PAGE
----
Letter to the Editor | What’s illegal about reporting election-related news?

MJA is shocked by the Legislative Assembly Electoral Affairs Commission’s (CAEAL) recent statements that misleadingly interpreted “news” as “publicity for election” as denoted in the Election Laws. What is more surprising is that the CAEAL – led by a judge – said it has the right to request that media outlets delete election-related news on their respective online channels before campaign silence days, and violators are liable to be accused of committing the crime of aggravated disobedience. This very interpretation masks a warped understanding of the law, which creates a “white terror” for media professionals. MJA urges the commission to retract its misleading statements and comments. The commission should [clarify] how the laws are applied so as to maintain the credibility of the MSAR government.
There is no article in the Election Laws that stipulates media institutions must delete election-related news published or aired during the campaign period (August 28 to September 10). There are only legal clauses that specify: “media should not publish election-related advertisements”, and a “non-discriminatory approach should be adopted when making election-related news reports”, “with each electoral candidate positioned in equal condition” (Article 81). Also, on the campaign silence day and the voting day, individuals “should not publicize” election activities (Article 197, 160).

Doubts on CAEAL’s legal reasonings
Article 76 of the Election Laws ensures press freedom, which protects the rights to the access of information and news reporting from being hurt by political pressure. This article says: “During the electoral campaign period, reporters or broadcasting enterprises should not be sanctioned for acts related to the campaign; without prejudice to the responsibilities they incur, which can only be pursued after the election day.”
CAEAL claimed that the legal basis for requesting media outlets delete election-related news ahead of the campaign silence days is derived from the definition of “Electoral Propaganda” (Article 75A) within the Electoral Laws, which states: (a) to heed public attention on certain electoral candidate(s); (b) to explicitly or implicitly suggest voters to vote or not vote for certain electoral candidate(s). With the arbitrary application of the above two articles to media outlets, could we conclude it as a fact that any regular citizens, people managing social media discussions, or editors and commentators of Facebook pages dedicated to the forwarding of election-related news and expressing of opinions on candidates are all liable for prosecution?

Media outlets are not ‘tools for propaganda’
In response to an enquiry from MJA, the CAEAL revealed that they are referring to Article 4.3 of Instruction No.1/CAEAL/2021, which states that media outlets deemed to be in violation of the rule are liable for committing the crime of aggravated disobedience. However, this article – as per past [interpretations] – explicitly states that what it regulates is the “posting of propaganda materials in pictures or texts,” but not news reports. Article 4.3 also states that “agents of the electoral tickets; electoral candidates; agents of the candidacy committee; and whoever that is responsible” for the posting or allowing the posting of election campaign-related materials should remove posters, banners or posts before midnight of September 10, 2021. The subject that this article targets at is clearly not media. Even the former CAEALs have never conflated the targets of this article in the past.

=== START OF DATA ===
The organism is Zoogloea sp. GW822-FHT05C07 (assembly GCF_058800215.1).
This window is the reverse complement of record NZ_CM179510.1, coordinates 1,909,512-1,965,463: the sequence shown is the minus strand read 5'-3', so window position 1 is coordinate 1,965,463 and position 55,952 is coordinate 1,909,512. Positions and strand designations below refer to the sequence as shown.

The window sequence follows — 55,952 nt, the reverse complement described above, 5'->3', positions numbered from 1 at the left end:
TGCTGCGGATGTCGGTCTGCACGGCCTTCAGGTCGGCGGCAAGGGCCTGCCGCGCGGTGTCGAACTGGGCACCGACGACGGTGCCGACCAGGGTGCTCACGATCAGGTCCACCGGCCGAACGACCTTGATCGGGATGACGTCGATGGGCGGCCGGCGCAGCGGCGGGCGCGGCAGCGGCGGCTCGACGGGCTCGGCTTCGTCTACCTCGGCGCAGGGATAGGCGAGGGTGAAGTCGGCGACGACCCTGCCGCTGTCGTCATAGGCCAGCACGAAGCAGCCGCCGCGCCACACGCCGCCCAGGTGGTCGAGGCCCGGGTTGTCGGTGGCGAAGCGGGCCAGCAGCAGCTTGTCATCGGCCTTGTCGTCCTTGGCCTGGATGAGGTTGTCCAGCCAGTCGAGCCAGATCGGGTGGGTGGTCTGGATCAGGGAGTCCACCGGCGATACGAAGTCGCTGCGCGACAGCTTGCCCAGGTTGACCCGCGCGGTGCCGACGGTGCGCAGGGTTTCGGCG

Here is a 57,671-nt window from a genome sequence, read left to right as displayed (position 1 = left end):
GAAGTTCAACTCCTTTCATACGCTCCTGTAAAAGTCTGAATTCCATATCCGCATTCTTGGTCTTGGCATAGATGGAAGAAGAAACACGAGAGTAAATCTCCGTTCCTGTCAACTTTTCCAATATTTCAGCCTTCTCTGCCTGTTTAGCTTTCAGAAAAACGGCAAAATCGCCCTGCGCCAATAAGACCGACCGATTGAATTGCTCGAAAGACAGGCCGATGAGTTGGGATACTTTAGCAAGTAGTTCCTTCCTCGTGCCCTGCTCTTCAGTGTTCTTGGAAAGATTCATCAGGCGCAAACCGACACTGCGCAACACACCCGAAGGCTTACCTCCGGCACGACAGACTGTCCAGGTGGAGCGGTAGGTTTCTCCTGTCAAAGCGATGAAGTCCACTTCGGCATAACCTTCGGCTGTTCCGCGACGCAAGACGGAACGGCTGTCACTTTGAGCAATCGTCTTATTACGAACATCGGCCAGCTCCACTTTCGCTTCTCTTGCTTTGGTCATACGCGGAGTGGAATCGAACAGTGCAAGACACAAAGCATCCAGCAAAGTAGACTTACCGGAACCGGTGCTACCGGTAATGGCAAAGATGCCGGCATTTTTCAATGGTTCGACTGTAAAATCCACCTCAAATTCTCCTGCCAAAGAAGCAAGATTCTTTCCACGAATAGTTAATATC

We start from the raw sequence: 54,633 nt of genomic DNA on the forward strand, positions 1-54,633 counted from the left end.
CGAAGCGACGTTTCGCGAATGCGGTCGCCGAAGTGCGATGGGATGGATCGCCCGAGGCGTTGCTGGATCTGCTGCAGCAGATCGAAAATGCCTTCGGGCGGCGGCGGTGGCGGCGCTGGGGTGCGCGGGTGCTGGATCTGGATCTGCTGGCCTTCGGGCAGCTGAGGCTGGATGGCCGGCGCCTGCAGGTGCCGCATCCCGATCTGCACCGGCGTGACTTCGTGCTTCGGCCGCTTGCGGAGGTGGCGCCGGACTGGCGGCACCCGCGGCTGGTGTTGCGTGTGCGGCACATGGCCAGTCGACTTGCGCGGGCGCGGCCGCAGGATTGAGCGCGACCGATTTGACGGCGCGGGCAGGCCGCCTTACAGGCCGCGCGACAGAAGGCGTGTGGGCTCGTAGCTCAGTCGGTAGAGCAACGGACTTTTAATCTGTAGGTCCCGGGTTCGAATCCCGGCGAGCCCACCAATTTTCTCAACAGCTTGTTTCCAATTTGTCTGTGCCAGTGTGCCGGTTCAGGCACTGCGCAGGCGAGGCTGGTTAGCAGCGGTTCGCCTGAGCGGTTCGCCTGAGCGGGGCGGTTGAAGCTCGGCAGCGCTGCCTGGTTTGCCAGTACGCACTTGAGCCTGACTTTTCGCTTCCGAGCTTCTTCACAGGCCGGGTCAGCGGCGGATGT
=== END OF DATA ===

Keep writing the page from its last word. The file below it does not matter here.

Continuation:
What is more regretful is that the CAEAL chairman Tong Hio Fong acknowledged on March 18 of the targeting of media outlets with Article 4.3, with the rationale that there have been more people using the internet for publicity purposes and that there had been members of electoral candidate tickets prosecuted for not removing publicity posts relating to them. This has no relevance to media outlets. But the CAEAL has just deemed web-based news reports a source for irregularities in the election process and scapegoated media outlets.
MJC believes that “news” is not equivalent to “election propaganda”. The very act of CAEAL in dwarfing media outlets [into] “tools for propaganda” shows its misunderstanding of how press works, and also constitutes an insult to media professionals.

Misinterpreting campaign silence days’
The intention of the campaign silence days is to stop the campaign by electoral candidates, but not to prevent voters from finding or receiving information. Only when there are sufficient and diversified sources of information are voters are informed before making a decision. To realize an open and just election process, all people should be given the room to express their opinions. To purge information disseminated via the internet is a misinterpretation of the Election Laws, and the freedom of speech that the laws ordained.
Today’s news is tomorrow’s history. There is no government in the world that has ordered media outlets, en masse, to remove their news in a particular frame of time – unless it is an authoritarian state. MJC urges the MSAR government to recognize the severity of this legal misunderstanding of the CAEAL. The MJC also urges the CAEAL to retract its misleading statements, which potentially affect the election process, and hurt the reputation and credibility of the MSAR government.

Macau Journalists Association

Editor’s note: For consistency – in compliance with our style-book – we have used the official Portuguese acronym of the Legislative Assembly Electoral Affairs Commission, which is CAEAL.

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